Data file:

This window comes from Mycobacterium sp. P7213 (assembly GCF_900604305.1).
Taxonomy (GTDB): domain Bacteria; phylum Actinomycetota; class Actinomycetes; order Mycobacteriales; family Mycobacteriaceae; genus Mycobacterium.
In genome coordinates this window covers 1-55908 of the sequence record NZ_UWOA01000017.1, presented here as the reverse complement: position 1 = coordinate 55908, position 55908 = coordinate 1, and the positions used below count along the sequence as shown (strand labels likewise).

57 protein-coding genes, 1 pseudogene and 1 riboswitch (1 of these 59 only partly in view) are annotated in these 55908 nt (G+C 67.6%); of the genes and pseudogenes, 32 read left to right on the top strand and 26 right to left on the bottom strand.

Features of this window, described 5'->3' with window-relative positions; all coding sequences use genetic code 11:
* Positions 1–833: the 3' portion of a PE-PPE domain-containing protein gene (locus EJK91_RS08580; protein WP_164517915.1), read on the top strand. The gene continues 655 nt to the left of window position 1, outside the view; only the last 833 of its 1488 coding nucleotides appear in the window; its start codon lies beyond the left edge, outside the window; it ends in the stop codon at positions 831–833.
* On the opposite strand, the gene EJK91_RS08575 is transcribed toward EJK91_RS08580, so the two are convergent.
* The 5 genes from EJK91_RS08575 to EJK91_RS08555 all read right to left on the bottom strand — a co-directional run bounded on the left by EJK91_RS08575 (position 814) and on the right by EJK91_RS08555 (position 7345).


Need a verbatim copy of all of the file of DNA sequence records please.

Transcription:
This window comes from Mycobacterium sp. P7213 (assembly GCF_900604305.1).
Taxonomy (GTDB): domain Bacteria; phylum Actinomycetota; class Actinomycetes; order Mycobacteriales; family Mycobacteriaceae; genus Mycobacterium.
In genome coordinates this window covers 1-55908 of the sequence record NZ_UWOA01000017.1, presented here as the reverse complement: position 1 = coordinate 55908, position 55908 = coordinate 1, and the positions used below count along the sequence as shown (strand labels likewise).

57 protein-coding genes, 1 pseudogene and 1 riboswitch (1 of these 59 only partly in view) are annotated in these 55908 nt (G+C 67.6%); of the genes and pseudogenes, 32 read left to right on the top strand and 26 right to left on the bottom strand.

Features of this window, described 5'->3' with window-relative positions; all coding sequences use genetic code 11:
* Positions 1–833: the 3' portion of a PE-PPE domain-containing protein gene (locus EJK91_RS08580; protein WP_164517915.1), read on the top strand. The gene continues 655 nt to the left of window position 1, outside the view; only the last 833 of its 1488 coding nucleotides appear in the window; its start codon lies beyond the left edge, outside the window; it ends in the stop codon at positions 831–833.
* On the opposite strand, the gene EJK91_RS08575 is transcribed toward EJK91_RS08580, so the two are convergent.
* The 5 genes from EJK91_RS08575 to EJK91_RS08555 all read right to left on the bottom strand — a co-directional run bounded on the left by EJK91_RS08575 (position 814) and on the right by EJK91_RS08555 (position 7345).